ASN's Mission

To create a world without kidney diseases, the ASN Alliance for Kidney Health elevates care by educating and informing, driving breakthroughs and innovation, and advocating for policies that create transformative changes in kidney medicine throughout the world.

learn more

Contact ASN

1401 H St, NW, Ste 900, Washington, DC 20005

email@asn-online.org

202-640-4660

The Latest on X

Kidney Week

Abstract: FR-PO046

Symptom Trajectories in the Electronic Health Record During the Transition to Dialysis

Session Information

Category: Augmented Intelligence, Digital Health, and Data Science

  • 300 Augmented Intelligence, Digital Health, and Data Science

Authors

  • Wetmore, James B., Hennepin Healthcare System Inc, Minneapolis, Minnesota, United States
  • Johansen, Kirsten L., Hennepin Healthcare System Inc, Minneapolis, Minnesota, United States
  • Gilbertson, David T., Hennepin Healthcare Research Institute Chronic Disease Research Group, Minneapolis, Minnesota, United States
  • Roetker, Nicholas S., Hennepin Healthcare Research Institute Chronic Disease Research Group, Minneapolis, Minnesota, United States
Background

How symptoms recorded in the electronic health record (EHR) change during the transition to dialysis has not been fully explored.

Methods

Using Optum's de-identified Integrated Claims-Clinical Dataset, we identified individuals with CKD stages 4-5 who transitioned to dialysis. We searched clinical notes for symptoms, identified by natural language processing, recorded across weekly intervals in the 6 months before and after dialysis initiation. We estimated changes in the odds of a symptom being recorded with an interrupted time series analysis using segmented logistic regression.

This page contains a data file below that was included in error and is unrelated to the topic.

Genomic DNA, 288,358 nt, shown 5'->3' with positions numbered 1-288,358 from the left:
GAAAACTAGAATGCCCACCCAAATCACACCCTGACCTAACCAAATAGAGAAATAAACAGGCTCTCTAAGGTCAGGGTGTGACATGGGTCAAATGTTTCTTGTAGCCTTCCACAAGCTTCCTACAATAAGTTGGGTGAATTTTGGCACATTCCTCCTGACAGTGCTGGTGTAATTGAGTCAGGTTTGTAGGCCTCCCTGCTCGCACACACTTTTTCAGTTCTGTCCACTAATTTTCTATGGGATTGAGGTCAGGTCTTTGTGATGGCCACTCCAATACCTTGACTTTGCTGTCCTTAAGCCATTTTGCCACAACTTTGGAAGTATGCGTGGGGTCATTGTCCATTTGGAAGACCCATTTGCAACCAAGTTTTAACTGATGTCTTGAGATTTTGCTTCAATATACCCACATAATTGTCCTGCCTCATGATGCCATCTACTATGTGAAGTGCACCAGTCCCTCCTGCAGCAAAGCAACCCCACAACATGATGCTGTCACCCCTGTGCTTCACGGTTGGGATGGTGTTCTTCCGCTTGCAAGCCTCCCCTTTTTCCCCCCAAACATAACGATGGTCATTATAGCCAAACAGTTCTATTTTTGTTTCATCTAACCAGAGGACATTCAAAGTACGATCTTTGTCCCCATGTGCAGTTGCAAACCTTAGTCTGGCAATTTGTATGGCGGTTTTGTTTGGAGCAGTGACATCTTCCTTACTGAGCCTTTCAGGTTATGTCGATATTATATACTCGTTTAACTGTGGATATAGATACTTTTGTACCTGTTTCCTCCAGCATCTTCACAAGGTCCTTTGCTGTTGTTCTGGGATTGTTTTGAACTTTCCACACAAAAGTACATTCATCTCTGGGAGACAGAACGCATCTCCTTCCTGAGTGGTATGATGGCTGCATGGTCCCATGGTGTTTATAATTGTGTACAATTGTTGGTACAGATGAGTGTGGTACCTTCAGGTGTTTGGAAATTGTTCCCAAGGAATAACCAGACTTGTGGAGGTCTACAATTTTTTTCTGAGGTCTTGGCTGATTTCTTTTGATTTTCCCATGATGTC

Results

The cohort comprised 728 individuals (mean age 67.7 ± 13.1 years, 44.0% women, 55.9% White and 29.9% Black). During the 6 months prior to dialysis initiation, 83.3% were recorded as having pain, 68.4% had fatigue/weakness, 66.3% had shortness of breath, 60.6% had nausea/vomiting, and 37.1% had difficulty concentrating. Before initiation, odds of an individual being recorded as having pain increased (slope: OR 1.02 per week, 95% CI 1.01 – 1.03); dialysis initiation was associated with a decrease (intercept change: OR 0.70, 95% CI 0.60 – 0.83). After initiation, odds of pain were unchanged (post-dialysis slope: OR 1.00 per week, 95% CI 0.99 – 1.01), although this represented a trajectory change relative to the pre-dialysis period (change in slope: OR 0.98 per week, 95% CI 0.96 – 0.99). For fatigue/weakness, odds increased before initiation (OR 1.03 per week, 95% CI 1.02, 1.04), but decreased upon initiation (OR 0.62, 95% CI 0.52 – 0.76) and thereafter over time (OR 0.98 per week, 95% 0.97 – 0.99), representing a reduction in slope relative to the pre-dialysis period (OR 0.95 per week, 95% CI 0.94 – 0.97). Patterns for shortness of breath, nausea/vomiting, and difficulty concentrating were similar to those of fatigue/weakness.

Conclusion

Natural language processing can be used to study symptom changes recorded in individuals with advanced CKD.

Funding

  • NIDDK Support